Well, at least the editors at Yahoo! Movies managed to get one possessive form right in this headline:
If this were baseball they’d be batting .500.
If you ever get stuck in a time warp in the twentieth century, be prepared! Yahoo! Style has the information you need about appropriate jewelry for the 1920s, 1930s, 1940s, and 1950s:
Seriously, when used with numbers, an apostrophe indicates a missing digit or two. What the heck did the writer think the apostrophes meant?
That’s quite a dress! According to Yahoo! Style, a dress was being complimentary, meaning it said something nice about an actress’s skin:
A complimentary dress could be more valuable than millions of dollars’ (with an apostrophe) worth of diamonds. If the dress merely complemented her skin, it would only make her skin look better.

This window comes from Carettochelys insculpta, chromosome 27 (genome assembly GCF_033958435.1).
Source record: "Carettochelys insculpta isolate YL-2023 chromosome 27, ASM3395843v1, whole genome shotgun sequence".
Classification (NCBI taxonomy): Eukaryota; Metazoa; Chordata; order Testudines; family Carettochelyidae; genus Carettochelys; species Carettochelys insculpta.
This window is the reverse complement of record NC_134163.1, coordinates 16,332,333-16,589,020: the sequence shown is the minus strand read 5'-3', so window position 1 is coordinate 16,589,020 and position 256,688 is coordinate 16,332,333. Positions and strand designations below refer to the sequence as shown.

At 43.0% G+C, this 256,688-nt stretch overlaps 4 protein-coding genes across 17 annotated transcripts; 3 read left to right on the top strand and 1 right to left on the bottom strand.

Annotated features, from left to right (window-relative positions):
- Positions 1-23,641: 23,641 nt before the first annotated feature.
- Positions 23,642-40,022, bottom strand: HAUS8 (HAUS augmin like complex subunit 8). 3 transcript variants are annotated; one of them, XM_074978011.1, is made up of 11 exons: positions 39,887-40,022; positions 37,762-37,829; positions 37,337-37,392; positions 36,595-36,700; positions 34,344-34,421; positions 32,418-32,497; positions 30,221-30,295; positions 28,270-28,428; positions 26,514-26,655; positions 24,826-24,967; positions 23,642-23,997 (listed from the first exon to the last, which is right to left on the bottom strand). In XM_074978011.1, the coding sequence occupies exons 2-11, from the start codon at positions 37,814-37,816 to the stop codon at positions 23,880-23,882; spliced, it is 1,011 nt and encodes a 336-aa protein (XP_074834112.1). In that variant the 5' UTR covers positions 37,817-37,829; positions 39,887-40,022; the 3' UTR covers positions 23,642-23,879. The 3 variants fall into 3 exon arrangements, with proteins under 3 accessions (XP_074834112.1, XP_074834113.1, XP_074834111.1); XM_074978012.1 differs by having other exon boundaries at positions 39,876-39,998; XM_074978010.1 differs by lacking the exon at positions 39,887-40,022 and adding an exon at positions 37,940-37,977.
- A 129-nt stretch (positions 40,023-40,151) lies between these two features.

I’m kinda appalled by this on the Yahoo! front page:
Is this really the best Yahoo! can do? Has the company outsourced all writing to a non-English-speaking country? Or are these errors the result of a public school education in the U.S.? How do you explain the fact that a professional writer or editor doesn’t know the possessive of women is women’s and that in the United States, Congress is a proper noun?